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Fish who enjoy a taller tank?
By: Sully


 

 

Are any community (or community-friendly cichlid) species (besides Angels) who have particular need for a tall tank or for whom it is particularly beneficial to have a tall tank?

That is an interesting question.

The entire concept of water column depth (or is that height)in relationship to our passion, hobby, therapy--or whatever it is we call our love of fish is one that really leaves me pleasantly amused and wondering. (Sorry, it is Saturday, I am in office waiting for files to crunch on other puters and so I have too much time on my hands--and am, as a result, in a rambling mood) I mean one obvious answer to the direct question is discus. Another is larger bodied cichlids. Another may be that all fish require deeper tanks if we truly want to see a better stratification of the fish into their "advertised" spots in the tank. By this I am thinking of the description bottom dwellers, mid level and top of the tank fish.

When I think of tank depth, water column and species needs, like everyone else my first thought goes to the where do the fish "hang out". What type of eye appeal is going to be achieved in the tank by the depth and the species. And, I think of the old "rule of thumb" relating to the position of the mouth in relationship to the mid line of the body. And then I think of the twist that in our tanks, given the feeding practices we employ (2x-3x daily--limited amounts...in essence, as a consequence of the feeding pattern, negating the need for some of the practical evolutionary selection of competitive species that has occurred in the wild) that it is not as important that we pay attention. Then, however, I think of the twist that we also introduce by stocking practices and levels.

Russ, presented interesting, educational and fascinating information concerning fish growth during the moderated chat session he chaired. And, by thinking of that info one may come to the realization that tank depth and the stocking and feeding practices encountered in the hobby that the answer goes beyond the traditional angels, discus, large bodied answers to the question. For example if you stock a tank with a number of cories, eartheaters or other bottom feeders,especially in a community of other mid to top level feeders you have introduced a constraint that requires you to pay more attention to tank or water column depth. Think about the shape of the type of fish mentioned. Mouth placed very low on head. Very thin lower jaw. Eyes high on the head--a fair distance above the mouth (at least for a fish). Now go feed the tank and watch the fish eat. You will note that the mid to top level feeders have no real problems plucking food off the surface and out of the water column as it wafts its way to the bottom. Which in a tank full of this type of fish is good. It results in very little food decaying in the substrate creating bacterial disease concerns. Now factor in the bottom feeders.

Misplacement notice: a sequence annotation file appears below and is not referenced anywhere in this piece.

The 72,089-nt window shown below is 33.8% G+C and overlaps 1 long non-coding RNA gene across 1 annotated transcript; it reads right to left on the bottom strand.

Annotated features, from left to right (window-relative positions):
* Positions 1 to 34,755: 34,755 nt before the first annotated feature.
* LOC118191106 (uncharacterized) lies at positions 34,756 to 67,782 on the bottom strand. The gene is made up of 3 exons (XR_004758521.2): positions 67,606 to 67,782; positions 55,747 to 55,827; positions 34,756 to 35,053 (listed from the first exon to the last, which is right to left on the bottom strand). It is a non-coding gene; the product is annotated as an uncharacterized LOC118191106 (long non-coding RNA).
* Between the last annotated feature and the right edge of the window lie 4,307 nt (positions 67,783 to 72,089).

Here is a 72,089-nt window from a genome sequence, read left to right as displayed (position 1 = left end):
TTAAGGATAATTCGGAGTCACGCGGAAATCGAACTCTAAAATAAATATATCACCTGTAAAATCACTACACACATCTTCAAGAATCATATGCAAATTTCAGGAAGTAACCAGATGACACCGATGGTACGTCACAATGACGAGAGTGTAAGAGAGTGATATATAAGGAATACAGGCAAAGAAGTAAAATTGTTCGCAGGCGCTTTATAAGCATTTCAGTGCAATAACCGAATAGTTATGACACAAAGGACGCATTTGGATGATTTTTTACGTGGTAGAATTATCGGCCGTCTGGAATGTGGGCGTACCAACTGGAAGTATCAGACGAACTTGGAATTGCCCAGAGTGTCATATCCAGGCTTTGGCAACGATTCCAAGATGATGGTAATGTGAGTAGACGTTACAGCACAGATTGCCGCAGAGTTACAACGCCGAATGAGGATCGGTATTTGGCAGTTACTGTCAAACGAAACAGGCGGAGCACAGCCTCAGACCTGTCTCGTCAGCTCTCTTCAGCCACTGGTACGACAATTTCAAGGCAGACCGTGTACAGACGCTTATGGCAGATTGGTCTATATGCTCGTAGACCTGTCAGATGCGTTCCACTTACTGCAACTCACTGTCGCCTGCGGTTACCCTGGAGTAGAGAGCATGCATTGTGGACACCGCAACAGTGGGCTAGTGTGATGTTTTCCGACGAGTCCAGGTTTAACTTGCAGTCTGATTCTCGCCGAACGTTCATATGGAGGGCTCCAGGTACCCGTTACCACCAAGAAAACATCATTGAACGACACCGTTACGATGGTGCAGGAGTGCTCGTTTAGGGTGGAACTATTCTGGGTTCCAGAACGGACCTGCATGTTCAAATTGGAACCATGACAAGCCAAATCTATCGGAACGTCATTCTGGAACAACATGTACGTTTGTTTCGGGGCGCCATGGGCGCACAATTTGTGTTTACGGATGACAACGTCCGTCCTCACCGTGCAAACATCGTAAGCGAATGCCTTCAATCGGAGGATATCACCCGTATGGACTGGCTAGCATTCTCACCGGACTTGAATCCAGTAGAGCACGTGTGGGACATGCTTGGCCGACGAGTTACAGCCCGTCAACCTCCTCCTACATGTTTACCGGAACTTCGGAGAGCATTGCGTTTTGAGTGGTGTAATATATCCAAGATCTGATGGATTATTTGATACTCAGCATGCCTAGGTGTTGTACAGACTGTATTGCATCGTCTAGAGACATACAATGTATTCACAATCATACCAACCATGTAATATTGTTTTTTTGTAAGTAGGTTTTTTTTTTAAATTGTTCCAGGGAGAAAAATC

When these fish are first introduced (as large fry/small juveniles) they tend to fed from the bottom. Over time (sometimes a relatively short period) they become more aggressive at feeding time--coming up in the water column, attempting to get their fair share higher in the tank (it is more than greedy, inconsiderate tankmates--they need more food to grow and thrive). Now look at the problem many bottom feeding species encounter as they climb the water column to feed (many loaches--especially clowns--encluded). They watch the food sinking, they go for a flake, and they miss. They swim right above it, or ram it as they work their jaws attempting to catch and eat it. Because of their basic anatomical structure--eyes high, mouth low, they have difficulty judging the rate of descent and the spot that the food will be in with relationship to the mouth. At a certain point they have difficulty seeing the food as it gets closer to the mouth. They miss--another fish scores (typically the mid level feeders that are built for feeding efficiency at this level of the water column. To offset that problem the fish need to have either more food to select from, or a longer drop time and distance from top to bottom of the water column.

Larger amounts of food result in more food making it to the substrate. Feeding the bottom dwellers better. But, creating competition in their territory for food with mid and top level dwellers/feeders that are also capable of picking the substrate. Result--stress. Consequence--slower growth, greater aggression and more frequent disease occurrence. Depth of tank does relate to the basic physical space required for large bodied fish. It also plays a role in feeding and stocking. I really wish I could define my answer to more closely and directly address your question. I went this way instead to emphasize the need for examining many other consideration that go into the tank and stocking question than simply what body type of fish requires a greater depth. Depth is not necessarily a single, isolated concern. Rather, like most questions is really related to many other variables that have to be considered when stocking the tank and considering species.

 

 

 

 

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